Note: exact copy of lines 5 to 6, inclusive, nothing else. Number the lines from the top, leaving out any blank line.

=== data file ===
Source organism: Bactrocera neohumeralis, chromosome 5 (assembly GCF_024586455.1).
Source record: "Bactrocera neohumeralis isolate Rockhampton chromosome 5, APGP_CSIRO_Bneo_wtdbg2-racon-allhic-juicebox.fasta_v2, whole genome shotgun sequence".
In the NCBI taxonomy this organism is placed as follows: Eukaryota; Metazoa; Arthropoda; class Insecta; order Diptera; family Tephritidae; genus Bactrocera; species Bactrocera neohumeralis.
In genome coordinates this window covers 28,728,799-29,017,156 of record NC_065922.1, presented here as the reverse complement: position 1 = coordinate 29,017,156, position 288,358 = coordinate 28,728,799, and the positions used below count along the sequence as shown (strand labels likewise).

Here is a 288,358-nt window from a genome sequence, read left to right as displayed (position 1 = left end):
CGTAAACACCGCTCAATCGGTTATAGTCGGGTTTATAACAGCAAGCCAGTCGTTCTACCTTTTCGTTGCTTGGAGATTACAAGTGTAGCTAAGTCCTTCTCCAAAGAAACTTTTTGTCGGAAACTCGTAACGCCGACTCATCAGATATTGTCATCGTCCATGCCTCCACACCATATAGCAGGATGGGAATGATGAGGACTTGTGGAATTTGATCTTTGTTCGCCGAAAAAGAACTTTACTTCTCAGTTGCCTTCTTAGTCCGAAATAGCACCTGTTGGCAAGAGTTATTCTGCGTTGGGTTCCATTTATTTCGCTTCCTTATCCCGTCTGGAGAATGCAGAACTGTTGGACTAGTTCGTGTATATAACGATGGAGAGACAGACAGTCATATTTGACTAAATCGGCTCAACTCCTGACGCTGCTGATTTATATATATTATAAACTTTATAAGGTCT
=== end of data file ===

Here is a 288,358-nt window from a genome sequence, read left to right as displayed (position 1 = left end):
CGTAAACACCGCTCAATCGGTTATAGTCGGGTTTATAACAGCAAGCCAGTCGTTCTACCTTTTCGTTGCTTGGAGATTACAAGTGTAGCTAAGTCCTTCTCCAAAGAAACTTTTTGTCGGAAACTCGTAACGCCGACTCATCAGATATTGTCATCGTCCATGCCTCCACACCATATAGCAGGATGGGAATGATGAGGACTTGTGGAATTTGATCTTTGTTCGCCGAAAAAGAACTTTACTTCTCAGTTGCCTTCTTAGTCCGAAATAGCACCTGTTGGCAAGAGTTATTCTGCGTTGGGTTCCATTTATTTCGCTTCCTTATCCCGTCTGGAGAATGCAGAACTGTTGGACTAGTTCGTGTATATAACGATGGAGAGACAGACAGTCATATTTGACTAAATCGGCTCAACTCCTGACGCTGCTGATTTATATATATTATAAACTTTATAAGGTCT